TSA brings campus government associations together to discuss college issues

The Texas Higher Education summit was held Nov. 14-16 at Texas A&M University for members of the Texas Students Association (TSA). Over 13 different student government associations from all over the state attended the summit, which brought student leaders together to discuss prominent issues that will be coming up in the Texas Legislature in the spring.

The conference was a three-day event consisting of workshops, speakers, and meetings. The legislative committee of Texas A&M’s Student Government Association set up all the sessions.

“This was an opportunity for Texas schools to come together and formulate our message and which policies we were going to focus on for the 81st [legislative] session,” Eric Garza, assistant director of legislative relations for Texas A&M’s SGA said. “We heard from two dynamic speakers, Dr. Erik Godwin, Assistant Professor with the Department of Political Science at Texas A&M, who spoke on effectively lobbying and Mr. Beto D. Gonzalez, former United States Assistant Secretary of Education who spoke on the power in negotiation of higher education policy.”

Between the two speakers at the workshop, most student leaders found something with which they could identify. The information passed on to them will be helpful in matters not only at the individual universities, but also on the state level.

“My favorite part of the conference was the workshop on lobbying taught by Dr. Goodwin,” Kent Willis, SGA President of Stephen F. Austin State University said. “All the speakers were great and taught us things that can help with the future of the Texas Students Association.”

The summit was also a place to meet different student leaders across over the state in order to form relationships and exchange ideas to further all institutions of higher education.

“It was good to meet with all the different delegates from all over the state and have an opportunity to talk about common issues like tax-free textbooks and the rising cost of tuition.” Jonas Chin, SGAVice-President of University of Houston said. “I was really in awe of all the student leaders who are so gung-ho on advocating on behalf of 500,000 students. It’s an exciting feeling.”

Delegates were sent from as far south as University of Texas-Pan American and as far north as Texas Tech University. The diversity of the conference was evident during discussions of issues that affected all the schools.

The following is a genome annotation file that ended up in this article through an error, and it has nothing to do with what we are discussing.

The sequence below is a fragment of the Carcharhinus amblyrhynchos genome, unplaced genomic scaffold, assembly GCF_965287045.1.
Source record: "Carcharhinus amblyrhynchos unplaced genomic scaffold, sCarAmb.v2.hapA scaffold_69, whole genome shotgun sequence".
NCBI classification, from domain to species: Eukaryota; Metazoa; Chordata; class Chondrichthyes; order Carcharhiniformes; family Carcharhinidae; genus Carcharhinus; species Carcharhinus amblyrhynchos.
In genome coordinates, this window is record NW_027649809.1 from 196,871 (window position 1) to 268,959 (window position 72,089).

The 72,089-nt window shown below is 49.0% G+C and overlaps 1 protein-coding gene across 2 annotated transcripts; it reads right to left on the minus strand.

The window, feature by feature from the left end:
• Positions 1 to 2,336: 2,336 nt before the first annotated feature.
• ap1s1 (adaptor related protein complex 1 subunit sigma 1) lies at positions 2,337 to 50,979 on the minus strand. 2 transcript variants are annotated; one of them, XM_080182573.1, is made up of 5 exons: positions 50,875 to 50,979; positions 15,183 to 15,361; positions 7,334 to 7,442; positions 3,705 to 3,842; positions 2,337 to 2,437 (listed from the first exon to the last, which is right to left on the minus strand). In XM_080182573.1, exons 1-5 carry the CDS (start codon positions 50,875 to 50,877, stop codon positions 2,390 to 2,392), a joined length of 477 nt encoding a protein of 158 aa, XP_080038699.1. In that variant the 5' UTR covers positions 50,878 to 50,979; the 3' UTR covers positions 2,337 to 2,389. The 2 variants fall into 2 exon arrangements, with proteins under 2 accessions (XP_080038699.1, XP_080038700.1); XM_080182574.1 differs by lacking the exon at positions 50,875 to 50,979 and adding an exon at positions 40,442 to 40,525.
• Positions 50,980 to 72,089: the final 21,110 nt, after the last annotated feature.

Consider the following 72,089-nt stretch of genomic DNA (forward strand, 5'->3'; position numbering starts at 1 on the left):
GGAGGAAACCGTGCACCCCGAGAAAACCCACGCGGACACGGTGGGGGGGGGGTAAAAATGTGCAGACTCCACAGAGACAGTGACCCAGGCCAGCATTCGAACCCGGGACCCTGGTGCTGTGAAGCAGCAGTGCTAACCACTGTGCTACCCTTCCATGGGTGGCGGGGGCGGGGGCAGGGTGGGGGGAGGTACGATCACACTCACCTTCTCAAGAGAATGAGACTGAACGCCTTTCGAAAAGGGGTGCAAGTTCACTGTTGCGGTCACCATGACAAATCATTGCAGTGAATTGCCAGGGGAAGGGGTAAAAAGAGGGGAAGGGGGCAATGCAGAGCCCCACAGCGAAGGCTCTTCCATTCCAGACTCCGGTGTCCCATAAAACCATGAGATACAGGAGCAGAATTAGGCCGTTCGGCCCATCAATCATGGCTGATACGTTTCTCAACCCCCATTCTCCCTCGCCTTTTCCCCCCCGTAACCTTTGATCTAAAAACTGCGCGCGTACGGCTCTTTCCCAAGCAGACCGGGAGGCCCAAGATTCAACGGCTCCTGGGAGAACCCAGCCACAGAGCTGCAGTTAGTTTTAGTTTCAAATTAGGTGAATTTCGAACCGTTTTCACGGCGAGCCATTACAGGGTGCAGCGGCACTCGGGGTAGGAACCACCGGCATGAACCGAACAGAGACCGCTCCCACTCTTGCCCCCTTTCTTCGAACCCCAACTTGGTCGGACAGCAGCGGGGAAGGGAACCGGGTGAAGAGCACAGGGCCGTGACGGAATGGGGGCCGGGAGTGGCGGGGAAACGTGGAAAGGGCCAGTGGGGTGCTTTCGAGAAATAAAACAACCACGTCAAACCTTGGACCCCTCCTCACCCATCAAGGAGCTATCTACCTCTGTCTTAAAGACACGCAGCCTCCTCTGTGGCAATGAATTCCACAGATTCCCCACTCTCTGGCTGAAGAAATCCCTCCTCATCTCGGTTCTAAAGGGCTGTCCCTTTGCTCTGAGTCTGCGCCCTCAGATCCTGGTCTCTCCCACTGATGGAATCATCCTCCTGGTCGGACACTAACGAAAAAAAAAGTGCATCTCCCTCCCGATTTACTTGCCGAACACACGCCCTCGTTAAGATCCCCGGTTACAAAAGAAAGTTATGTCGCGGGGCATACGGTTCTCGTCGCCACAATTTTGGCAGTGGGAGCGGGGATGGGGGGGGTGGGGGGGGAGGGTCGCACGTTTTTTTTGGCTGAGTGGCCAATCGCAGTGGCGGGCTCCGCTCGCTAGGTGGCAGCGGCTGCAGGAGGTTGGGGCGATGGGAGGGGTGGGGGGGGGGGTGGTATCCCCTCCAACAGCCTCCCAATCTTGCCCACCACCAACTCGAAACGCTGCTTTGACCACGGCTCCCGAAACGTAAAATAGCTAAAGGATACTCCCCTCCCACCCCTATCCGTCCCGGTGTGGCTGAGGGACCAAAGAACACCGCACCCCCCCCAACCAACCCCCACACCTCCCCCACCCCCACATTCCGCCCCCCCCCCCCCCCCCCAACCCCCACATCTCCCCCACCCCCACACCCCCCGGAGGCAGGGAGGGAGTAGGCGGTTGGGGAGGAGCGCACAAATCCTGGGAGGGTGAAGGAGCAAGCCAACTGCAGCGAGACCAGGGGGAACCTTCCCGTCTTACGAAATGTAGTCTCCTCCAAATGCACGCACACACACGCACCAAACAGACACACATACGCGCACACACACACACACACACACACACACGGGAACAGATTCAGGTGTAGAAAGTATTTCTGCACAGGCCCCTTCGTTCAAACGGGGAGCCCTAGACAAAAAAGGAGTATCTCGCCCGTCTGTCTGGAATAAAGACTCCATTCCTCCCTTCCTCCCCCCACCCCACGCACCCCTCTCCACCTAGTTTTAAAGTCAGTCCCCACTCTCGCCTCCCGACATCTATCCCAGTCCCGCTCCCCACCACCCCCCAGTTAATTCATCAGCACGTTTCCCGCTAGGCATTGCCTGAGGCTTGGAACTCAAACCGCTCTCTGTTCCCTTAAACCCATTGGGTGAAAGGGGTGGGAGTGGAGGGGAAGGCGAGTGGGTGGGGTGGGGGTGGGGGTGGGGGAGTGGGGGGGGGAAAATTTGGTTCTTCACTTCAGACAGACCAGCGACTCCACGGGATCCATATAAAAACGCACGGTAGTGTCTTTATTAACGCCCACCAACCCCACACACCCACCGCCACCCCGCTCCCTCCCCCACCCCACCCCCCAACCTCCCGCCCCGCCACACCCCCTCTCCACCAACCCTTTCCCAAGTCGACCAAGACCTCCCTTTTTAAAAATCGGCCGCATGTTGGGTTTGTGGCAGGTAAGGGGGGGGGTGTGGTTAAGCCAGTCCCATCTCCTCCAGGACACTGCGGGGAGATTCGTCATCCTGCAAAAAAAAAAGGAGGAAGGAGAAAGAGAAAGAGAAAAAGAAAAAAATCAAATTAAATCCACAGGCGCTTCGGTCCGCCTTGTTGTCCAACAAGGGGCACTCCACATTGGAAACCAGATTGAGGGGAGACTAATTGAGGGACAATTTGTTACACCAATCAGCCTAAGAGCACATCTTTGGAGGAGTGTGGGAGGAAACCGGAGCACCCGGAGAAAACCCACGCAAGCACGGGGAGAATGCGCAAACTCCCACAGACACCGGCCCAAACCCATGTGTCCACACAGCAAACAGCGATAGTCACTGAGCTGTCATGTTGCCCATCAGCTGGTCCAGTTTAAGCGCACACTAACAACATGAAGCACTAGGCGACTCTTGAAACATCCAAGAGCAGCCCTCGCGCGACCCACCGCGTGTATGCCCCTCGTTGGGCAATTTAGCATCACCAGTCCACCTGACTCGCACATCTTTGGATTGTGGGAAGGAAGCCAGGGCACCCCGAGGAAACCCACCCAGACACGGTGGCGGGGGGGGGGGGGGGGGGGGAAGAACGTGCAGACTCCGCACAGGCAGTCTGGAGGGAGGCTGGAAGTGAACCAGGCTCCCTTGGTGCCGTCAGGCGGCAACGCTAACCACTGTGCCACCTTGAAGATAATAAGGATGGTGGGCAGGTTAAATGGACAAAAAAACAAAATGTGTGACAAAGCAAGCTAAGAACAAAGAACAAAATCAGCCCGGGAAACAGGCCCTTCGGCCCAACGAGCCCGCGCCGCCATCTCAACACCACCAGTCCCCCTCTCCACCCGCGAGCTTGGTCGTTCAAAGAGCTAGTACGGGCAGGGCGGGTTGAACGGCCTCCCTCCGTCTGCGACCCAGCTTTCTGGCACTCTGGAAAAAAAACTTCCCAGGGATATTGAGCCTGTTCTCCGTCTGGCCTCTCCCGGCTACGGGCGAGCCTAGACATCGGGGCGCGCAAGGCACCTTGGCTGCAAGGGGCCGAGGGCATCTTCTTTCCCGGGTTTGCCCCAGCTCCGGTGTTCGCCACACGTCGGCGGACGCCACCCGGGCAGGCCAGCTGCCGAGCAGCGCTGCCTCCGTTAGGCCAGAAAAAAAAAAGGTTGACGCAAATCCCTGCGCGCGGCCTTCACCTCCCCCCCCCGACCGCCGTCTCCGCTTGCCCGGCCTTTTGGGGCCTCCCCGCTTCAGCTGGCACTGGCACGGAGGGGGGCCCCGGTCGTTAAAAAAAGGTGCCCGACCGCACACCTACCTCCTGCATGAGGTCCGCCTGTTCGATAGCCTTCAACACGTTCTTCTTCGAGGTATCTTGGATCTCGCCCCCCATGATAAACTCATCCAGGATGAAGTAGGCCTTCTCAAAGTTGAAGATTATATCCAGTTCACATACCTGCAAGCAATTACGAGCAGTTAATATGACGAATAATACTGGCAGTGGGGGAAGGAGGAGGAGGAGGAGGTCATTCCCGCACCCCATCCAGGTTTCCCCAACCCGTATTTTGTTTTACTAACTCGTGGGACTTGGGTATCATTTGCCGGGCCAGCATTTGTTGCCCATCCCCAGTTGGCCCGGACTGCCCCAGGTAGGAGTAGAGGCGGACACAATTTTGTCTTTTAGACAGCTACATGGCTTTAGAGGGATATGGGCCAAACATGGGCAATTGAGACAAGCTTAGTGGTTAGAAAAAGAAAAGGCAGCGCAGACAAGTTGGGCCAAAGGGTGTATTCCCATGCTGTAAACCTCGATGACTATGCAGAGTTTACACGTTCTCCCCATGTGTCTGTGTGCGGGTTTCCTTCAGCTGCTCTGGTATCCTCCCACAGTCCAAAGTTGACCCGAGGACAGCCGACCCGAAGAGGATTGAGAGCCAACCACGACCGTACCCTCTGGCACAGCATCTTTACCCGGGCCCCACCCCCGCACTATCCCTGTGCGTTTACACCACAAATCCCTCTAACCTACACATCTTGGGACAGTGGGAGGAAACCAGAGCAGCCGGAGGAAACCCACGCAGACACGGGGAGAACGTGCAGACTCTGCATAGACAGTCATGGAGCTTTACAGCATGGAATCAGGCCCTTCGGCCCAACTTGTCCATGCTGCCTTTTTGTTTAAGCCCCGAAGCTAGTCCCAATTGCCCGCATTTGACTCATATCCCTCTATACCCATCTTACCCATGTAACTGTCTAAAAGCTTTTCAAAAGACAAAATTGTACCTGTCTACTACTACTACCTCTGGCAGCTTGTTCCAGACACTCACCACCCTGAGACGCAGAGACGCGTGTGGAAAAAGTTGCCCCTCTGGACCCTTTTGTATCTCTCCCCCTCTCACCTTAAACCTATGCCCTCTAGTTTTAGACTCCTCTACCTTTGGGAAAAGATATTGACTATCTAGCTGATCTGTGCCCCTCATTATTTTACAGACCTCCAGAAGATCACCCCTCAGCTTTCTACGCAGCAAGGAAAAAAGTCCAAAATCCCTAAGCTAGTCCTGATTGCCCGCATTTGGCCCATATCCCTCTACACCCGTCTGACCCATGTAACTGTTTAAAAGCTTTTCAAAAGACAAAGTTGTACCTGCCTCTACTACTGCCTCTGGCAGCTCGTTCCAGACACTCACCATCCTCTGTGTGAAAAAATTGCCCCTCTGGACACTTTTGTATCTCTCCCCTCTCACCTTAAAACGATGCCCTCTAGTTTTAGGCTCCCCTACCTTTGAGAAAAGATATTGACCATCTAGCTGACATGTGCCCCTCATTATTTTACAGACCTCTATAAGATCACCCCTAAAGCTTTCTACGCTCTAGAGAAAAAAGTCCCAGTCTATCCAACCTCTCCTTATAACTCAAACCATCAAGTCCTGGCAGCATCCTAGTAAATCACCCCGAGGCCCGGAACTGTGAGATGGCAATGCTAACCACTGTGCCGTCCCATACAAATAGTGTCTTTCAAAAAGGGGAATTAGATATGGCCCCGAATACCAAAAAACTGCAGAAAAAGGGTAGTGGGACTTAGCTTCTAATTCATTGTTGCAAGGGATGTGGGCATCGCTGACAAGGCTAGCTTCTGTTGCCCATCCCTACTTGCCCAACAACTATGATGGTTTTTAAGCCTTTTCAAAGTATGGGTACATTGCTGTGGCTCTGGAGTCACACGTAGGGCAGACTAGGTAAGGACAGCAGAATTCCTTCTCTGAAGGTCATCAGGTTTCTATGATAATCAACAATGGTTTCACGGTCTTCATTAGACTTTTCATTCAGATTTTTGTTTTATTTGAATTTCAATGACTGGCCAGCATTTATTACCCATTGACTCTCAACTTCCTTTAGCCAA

“The summit helped with following the main reasons for starting TSA in the first place, finding common ideas and concerns among all students and doing what is necessary to correct them,” Sam Dike, SGA President of University of Houston and TSA Chairman said. “We had the opportunity to exchange ideas, share problems, and come to [an] agreement on what the key issues facing students are. “

The summit showed the strength of the Texas Students’ Association in many ways, but it mainly cemented the ways the students could work together to get things done on a state level.

“The biggest benefit of this weekend was having the student leaders not only form relationships but also allowing everyone to get on the same page when it comes to lobbying,” Mark Gold, SGA President of Texas A&M University said. “This summit has given everyone the opportunity to meet each other, open lines of communication and be informed. I really feel it has laid the groundwork for TSA to succeed. Communication is key.”

There will be another TSA conference Jan. 10-11 at the University of North Texas. This meeting will serve multiple purposes, all of which will be important in the structure and future of TSA.

“The [purpose of the] meeting at UNT is to get the organization to come together and fully decide what will be [pushed] for in Austin and make the final platform official,” Jeff Kline, SGA President of University of North Texas said. “TSA will also be ratifying and signing the charter of the organization.”

The summit helped Sam Houston State University as a whole by opening communication and passing on ideas from other schools.

“Overall the summit was effective. We made good contacts and received a plethora of information to help us approach the Texas Legislature more efficiently and professionally,” Michael Perkins, SHSU SGA President, said.

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